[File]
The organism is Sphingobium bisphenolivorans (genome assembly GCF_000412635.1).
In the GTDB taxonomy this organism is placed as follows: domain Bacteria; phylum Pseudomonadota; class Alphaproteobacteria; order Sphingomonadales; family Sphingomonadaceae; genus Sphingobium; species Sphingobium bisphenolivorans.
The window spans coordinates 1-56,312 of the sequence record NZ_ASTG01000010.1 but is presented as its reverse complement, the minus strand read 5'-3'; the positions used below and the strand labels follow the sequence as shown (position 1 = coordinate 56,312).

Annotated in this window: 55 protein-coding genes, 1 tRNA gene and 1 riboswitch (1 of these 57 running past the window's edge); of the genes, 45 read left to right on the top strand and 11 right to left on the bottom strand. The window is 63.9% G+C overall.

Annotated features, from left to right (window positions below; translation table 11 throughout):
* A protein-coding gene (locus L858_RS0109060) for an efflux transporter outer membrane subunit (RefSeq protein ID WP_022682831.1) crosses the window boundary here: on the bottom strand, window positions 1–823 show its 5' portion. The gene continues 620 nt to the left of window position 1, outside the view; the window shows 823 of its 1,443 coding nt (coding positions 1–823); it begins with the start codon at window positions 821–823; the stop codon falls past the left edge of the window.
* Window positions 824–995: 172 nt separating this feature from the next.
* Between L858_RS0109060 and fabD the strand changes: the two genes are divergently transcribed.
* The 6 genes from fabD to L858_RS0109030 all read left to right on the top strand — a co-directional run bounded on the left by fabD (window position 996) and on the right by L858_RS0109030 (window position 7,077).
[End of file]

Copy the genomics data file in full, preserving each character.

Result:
The organism is Sphingobium bisphenolivorans (genome assembly GCF_000412635.1).
In the GTDB taxonomy this organism is placed as follows: domain Bacteria; phylum Pseudomonadota; class Alphaproteobacteria; order Sphingomonadales; family Sphingomonadaceae; genus Sphingobium; species Sphingobium bisphenolivorans.
The window spans coordinates 1-56,312 of the sequence record NZ_ASTG01000010.1 but is presented as its reverse complement, the minus strand read 5'-3'; the positions used below and the strand labels follow the sequence as shown (position 1 = coordinate 56,312).

Annotated in this window: 55 protein-coding genes, 1 tRNA gene and 1 riboswitch (1 of these 57 running past the window's edge); of the genes, 45 read left to right on the top strand and 11 right to left on the bottom strand. The window is 63.9% G+C overall.

Annotated features, from left to right (window positions below; translation table 11 throughout):
* A protein-coding gene (locus L858_RS0109060) for an efflux transporter outer membrane subunit (RefSeq protein ID WP_022682831.1) crosses the window boundary here: on the bottom strand, window positions 1–823 show its 5' portion. The gene continues 620 nt to the left of window position 1, outside the view; the window shows 823 of its 1,443 coding nt (coding positions 1–823); it begins with the start codon at window positions 821–823; the stop codon falls past the left edge of the window.
* Window positions 824–995: 172 nt separating this feature from the next.
* Between L858_RS0109060 and fabD the strand changes: the two genes are divergently transcribed.
* The 6 genes from fabD to L858_RS0109030 all read left to right on the top strand — a co-directional run bounded on the left by fabD (window position 996) and on the right by L858_RS0109030 (window position 7,077).